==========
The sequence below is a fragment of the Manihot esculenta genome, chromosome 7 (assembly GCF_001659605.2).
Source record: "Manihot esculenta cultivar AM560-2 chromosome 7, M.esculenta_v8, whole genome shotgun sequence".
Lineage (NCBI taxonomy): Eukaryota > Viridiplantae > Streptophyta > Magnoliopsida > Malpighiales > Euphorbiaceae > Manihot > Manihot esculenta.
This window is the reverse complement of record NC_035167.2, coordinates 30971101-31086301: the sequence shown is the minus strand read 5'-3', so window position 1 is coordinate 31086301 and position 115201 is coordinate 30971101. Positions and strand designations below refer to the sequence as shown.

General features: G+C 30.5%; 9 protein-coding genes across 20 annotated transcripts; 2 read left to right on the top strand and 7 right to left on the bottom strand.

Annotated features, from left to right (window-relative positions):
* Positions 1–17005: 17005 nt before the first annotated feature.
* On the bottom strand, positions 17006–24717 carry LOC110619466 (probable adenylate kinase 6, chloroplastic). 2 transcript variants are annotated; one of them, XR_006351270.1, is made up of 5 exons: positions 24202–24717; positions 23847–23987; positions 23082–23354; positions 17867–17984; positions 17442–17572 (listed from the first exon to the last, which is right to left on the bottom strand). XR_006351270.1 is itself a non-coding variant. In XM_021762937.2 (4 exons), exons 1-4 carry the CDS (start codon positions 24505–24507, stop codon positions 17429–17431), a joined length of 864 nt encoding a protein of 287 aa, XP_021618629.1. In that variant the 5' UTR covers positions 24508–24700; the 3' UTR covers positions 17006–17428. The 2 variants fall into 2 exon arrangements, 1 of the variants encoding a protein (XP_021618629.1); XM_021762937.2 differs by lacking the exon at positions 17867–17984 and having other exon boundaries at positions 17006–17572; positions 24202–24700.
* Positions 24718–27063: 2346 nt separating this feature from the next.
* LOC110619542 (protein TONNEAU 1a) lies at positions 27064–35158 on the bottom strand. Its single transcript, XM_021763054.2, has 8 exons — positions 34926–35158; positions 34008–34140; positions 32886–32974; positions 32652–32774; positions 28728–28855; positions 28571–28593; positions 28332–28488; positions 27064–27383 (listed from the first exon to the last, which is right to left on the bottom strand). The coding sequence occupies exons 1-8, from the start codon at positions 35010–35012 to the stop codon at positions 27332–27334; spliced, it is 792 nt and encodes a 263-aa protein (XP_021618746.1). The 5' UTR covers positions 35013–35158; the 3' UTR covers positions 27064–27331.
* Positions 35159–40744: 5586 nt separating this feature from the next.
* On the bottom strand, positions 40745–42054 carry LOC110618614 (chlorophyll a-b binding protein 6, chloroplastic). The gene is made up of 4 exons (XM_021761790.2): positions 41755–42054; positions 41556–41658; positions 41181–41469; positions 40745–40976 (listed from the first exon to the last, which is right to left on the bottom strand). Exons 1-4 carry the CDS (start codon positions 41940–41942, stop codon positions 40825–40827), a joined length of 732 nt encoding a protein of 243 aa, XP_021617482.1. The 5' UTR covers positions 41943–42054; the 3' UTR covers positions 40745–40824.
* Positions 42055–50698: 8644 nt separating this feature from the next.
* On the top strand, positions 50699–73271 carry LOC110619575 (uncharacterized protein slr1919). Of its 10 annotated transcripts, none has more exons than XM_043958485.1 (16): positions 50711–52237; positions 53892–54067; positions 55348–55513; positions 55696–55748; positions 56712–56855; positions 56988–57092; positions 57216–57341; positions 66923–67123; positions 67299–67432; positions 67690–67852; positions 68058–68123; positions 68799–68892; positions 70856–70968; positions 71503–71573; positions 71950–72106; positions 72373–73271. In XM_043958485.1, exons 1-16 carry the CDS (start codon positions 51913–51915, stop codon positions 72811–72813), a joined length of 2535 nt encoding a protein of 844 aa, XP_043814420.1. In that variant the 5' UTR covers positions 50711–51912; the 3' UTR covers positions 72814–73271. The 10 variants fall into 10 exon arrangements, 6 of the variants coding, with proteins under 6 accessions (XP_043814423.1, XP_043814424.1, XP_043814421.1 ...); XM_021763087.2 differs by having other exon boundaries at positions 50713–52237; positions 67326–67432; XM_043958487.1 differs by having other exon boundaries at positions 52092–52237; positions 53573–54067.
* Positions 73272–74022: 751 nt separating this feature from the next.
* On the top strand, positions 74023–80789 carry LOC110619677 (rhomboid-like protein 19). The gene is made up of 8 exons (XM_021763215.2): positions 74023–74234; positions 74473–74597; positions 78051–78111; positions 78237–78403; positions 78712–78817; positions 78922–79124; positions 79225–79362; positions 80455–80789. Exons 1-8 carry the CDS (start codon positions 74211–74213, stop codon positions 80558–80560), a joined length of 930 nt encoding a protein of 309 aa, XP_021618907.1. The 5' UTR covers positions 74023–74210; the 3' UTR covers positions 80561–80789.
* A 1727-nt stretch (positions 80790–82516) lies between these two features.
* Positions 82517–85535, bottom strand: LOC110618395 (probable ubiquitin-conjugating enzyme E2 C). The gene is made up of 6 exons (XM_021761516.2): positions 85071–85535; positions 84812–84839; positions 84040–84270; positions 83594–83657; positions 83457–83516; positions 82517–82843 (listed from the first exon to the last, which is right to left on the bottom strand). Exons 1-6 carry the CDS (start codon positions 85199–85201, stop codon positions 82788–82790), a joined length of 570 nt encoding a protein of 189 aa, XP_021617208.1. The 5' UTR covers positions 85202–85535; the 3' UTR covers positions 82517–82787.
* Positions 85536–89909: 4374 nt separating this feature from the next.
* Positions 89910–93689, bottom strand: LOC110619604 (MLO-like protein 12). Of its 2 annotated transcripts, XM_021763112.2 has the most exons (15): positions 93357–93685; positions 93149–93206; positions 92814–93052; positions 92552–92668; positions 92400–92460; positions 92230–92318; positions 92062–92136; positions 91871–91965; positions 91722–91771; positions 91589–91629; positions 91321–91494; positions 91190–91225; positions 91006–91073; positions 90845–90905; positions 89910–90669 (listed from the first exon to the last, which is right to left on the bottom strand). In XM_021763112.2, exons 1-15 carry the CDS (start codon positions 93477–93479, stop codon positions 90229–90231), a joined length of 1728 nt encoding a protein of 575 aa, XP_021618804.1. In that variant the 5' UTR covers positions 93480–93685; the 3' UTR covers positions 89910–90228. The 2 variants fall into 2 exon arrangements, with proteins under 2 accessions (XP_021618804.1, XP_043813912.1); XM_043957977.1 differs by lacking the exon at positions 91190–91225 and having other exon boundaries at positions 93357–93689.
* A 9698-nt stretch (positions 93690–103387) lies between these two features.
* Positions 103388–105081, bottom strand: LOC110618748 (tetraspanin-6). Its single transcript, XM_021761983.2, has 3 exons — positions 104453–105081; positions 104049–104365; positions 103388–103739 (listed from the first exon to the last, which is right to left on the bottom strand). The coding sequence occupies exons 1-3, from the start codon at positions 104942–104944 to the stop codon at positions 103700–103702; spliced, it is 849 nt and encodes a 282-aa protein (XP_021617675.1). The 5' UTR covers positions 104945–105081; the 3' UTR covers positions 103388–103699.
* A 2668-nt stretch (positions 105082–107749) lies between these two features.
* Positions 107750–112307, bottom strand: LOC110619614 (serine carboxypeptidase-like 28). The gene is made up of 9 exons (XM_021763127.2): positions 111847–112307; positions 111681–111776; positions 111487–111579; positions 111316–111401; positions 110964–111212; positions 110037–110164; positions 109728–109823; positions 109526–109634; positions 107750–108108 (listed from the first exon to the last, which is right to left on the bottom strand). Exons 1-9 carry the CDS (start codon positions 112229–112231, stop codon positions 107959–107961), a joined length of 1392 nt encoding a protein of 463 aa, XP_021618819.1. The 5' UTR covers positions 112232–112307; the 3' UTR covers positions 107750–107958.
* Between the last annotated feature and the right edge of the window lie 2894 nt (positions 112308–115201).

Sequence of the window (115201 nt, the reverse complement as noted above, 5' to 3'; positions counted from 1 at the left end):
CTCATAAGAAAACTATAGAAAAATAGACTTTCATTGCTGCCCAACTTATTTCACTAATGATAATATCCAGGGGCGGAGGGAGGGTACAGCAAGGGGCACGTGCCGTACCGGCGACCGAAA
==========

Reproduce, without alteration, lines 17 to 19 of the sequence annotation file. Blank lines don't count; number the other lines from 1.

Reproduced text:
* A 1727-nt stretch (positions 80790–82516) lies between these two features.
* Positions 82517–85535, bottom strand: LOC110618395 (probable ubiquitin-conjugating enzyme E2 C). The gene is made up of 6 exons (XM_021761516.2): positions 85071–85535; positions 84812–84839; positions 84040–84270; positions 83594–83657; positions 83457–83516; positions 82517–82843 (listed from the first exon to the last, which is right to left on the bottom strand). Exons 1-6 carry the CDS (start codon positions 85199–85201, stop codon positions 82788–82790), a joined length of 570 nt encoding a protein of 189 aa, XP_021617208.1. The 5' UTR covers positions 85202–85535; the 3' UTR covers positions 82517–82787.
* Positions 85536–89909: 4374 nt separating this feature from the next.